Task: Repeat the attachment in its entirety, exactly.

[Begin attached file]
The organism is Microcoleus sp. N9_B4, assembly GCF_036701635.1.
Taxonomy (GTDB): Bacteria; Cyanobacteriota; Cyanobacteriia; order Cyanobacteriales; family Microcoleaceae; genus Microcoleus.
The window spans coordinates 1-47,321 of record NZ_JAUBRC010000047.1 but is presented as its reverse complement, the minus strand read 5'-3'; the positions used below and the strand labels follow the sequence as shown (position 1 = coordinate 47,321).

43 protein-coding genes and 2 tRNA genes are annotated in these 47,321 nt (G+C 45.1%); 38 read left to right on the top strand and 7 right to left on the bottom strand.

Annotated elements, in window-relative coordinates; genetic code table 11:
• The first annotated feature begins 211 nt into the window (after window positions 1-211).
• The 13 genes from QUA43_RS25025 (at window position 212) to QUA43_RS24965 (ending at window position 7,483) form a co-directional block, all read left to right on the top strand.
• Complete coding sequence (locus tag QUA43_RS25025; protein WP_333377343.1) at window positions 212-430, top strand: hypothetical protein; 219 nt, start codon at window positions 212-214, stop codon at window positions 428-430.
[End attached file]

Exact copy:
The organism is Microcoleus sp. N9_B4, assembly GCF_036701635.1.
Taxonomy (GTDB): Bacteria; Cyanobacteriota; Cyanobacteriia; order Cyanobacteriales; family Microcoleaceae; genus Microcoleus.
The window spans coordinates 1-47,321 of record NZ_JAUBRC010000047.1 but is presented as its reverse complement, the minus strand read 5'-3'; the positions used below and the strand labels follow the sequence as shown (position 1 = coordinate 47,321).

43 protein-coding genes and 2 tRNA genes are annotated in these 47,321 nt (G+C 45.1%); 38 read left to right on the top strand and 7 right to left on the bottom strand.

Annotated elements, in window-relative coordinates; genetic code table 11:
• The first annotated feature begins 211 nt into the window (after window positions 1-211).
• The 13 genes from QUA43_RS25025 (at window position 212) to QUA43_RS24965 (ending at window position 7,483) form a co-directional block, all read left to right on the top strand.
• Complete coding sequence (locus tag QUA43_RS25025; protein WP_333377343.1) at window positions 212-430, top strand: hypothetical protein; 219 nt, start codon at window positions 212-214, stop codon at window positions 428-430.